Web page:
node-style concurrent programming in dart?

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UGlee Ma

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Dec 29, 2018, 12:48:34 AM12/29/18
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I developed most programs on Node.js in recent years and am quite familiar with node concurrent programming stye, aka, event loop and pure asynchronous/non-blocking callback function. Though many people complains the callback hell, I personnally don't consider it as a problem at all.

Could dart do the similar thing? not the async/await or promise/futures, which are essentially an event driven programming encapsulated into (pseudo-) threads. I just need an event loop, non-blocking io, and callback-style asynchronous functions as node.js does. Could dart do this?


Anatoly Pulyaevskiy

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Dec 29, 2018, 11:39:34 AM12/29/18
to UGlee Ma, Dart Server-side and Cloud Development
Dart runs in an event loop and all IO operations are non blocking, so I’d say it is very similar to Node in this regard.

Async/await in Dart is just a syntactic sugar on top of Futures and Streams. You don’t have to use it if passing callbacks for you is ok.

If you are looking for callback-based APIs like in Node.js then you probably won’t find much aside from those defined in Future and Stream classes. All built in libraries including dart:io rely on Futures and Streams instead of callbacks.

Of course you are free to define your own functions with callbacks, though you’re likely to interact with Futures inside your functions anyway.

I’d personally recommend spending some time to learn Futures and Streams in Dart as they are very much ubiquitous, especially in IO. These are much more powerful abstractions and can be used in variety of ways. It would also help you better understand code written by others, either it’s in the Dart SDK or in a community package from Pub.

Hope this helps.
On Fri, Dec 28, 2018 at 9:48 PM UGlee Ma <mati...@gmail.com> wrote:
I developed most programs on Node.js in recent years and am quite familiar with node concurrent programming stye, aka, event loop and pure asynchronous/non-blocking callback function. Though many people complains the callback hell, I personnally don't consider it as a problem at all.

Could dart do the similar thing? not the async/await or promise/futures, which are essentially an event driven programming encapsulated into (pseudo-) threads. I just need an event loop, non-blocking io, and callback-style asynchronous functions as node.js does. Could dart do this?



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UGlee Ma

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Dec 30, 2018, 8:00:52 AM12/30/18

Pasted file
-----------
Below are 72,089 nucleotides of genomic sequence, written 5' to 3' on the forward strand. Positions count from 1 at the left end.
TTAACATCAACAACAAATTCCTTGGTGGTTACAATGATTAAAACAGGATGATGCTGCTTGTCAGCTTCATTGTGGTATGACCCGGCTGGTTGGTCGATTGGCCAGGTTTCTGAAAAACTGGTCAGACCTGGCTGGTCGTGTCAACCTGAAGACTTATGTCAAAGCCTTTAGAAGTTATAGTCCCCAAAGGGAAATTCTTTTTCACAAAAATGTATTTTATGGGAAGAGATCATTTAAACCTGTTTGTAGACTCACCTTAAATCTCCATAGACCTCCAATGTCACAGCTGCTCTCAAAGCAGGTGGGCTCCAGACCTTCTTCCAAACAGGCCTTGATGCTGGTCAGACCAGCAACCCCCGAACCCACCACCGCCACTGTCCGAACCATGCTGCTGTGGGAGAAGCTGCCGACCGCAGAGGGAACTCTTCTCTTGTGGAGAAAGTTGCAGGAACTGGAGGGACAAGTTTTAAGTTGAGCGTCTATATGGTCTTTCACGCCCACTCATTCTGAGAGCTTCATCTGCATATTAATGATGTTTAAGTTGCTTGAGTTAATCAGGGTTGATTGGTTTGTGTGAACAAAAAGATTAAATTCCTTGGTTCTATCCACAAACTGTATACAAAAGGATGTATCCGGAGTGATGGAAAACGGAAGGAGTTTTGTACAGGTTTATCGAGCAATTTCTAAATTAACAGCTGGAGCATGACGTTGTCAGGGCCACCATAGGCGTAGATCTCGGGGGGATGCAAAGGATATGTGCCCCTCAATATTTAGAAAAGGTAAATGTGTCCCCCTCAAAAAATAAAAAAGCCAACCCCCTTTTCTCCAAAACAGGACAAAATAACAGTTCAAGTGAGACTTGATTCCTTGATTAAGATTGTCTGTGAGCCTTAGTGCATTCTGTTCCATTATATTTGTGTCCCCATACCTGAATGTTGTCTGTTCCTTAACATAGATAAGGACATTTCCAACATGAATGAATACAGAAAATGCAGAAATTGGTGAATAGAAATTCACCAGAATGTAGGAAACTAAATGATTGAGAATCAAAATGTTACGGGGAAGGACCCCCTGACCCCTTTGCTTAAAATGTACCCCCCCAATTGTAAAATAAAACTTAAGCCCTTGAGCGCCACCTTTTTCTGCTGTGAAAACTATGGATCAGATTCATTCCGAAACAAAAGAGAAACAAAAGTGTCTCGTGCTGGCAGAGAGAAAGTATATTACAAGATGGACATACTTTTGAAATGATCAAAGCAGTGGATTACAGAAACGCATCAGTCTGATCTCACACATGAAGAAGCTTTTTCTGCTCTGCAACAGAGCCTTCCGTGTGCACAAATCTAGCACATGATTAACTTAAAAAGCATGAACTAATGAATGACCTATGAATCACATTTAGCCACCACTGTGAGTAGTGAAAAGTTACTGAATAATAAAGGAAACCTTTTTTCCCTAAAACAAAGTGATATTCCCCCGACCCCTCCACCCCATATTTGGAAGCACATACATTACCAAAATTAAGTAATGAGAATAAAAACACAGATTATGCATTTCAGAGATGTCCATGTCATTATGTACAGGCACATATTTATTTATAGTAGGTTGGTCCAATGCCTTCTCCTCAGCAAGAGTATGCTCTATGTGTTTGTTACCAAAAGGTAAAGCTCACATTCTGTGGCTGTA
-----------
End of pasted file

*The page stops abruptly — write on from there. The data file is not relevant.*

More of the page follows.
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Thank you very much for your reply.

I understand most people prefer the thread way to program concurrency and it is absolutely ok for a programming language to provide a threaded programming style even in an event loop context.

But I can tell a little more on my personal opinion on concurrent programming.

In process algebra, we can define two ways to compose two processes into one (just as addition or multiplication does to numbers in math): one is sequential composition, the other is concurrent composition.

In programming languages using traditional blocking-io style, the semicolon (';'), concatenating statements, is acturally a sequential composition. And if a concurrent composition is required, a new language primitive must be invented, such as threads, fibers or coroutines, and goroutines in golang.

However, as Robin Milner pointed out in his famous turing award lecture, if we must choose only one mathematical operation on process composition, either sequential or concurrent, which one should be chosen? The answer is the concurrent one. Milner said that a sequential composition could be represented by the concurrent composition of two processes, where one starts right after the other finishes.

This is exactly what the node callback does. An asynchronous function and it's callback function as the argument are acturally a sequential composition of two processes (in form of functions).

The semicolon between two "asynchronous" functions invoked synchronously one after the other, is acturally a symbol for concurrent composition.

This is the beauty of the node callback. There is no need to invent another language primitive to deal with concurrency. Or we may say, the event model is inherently immune to concurrency.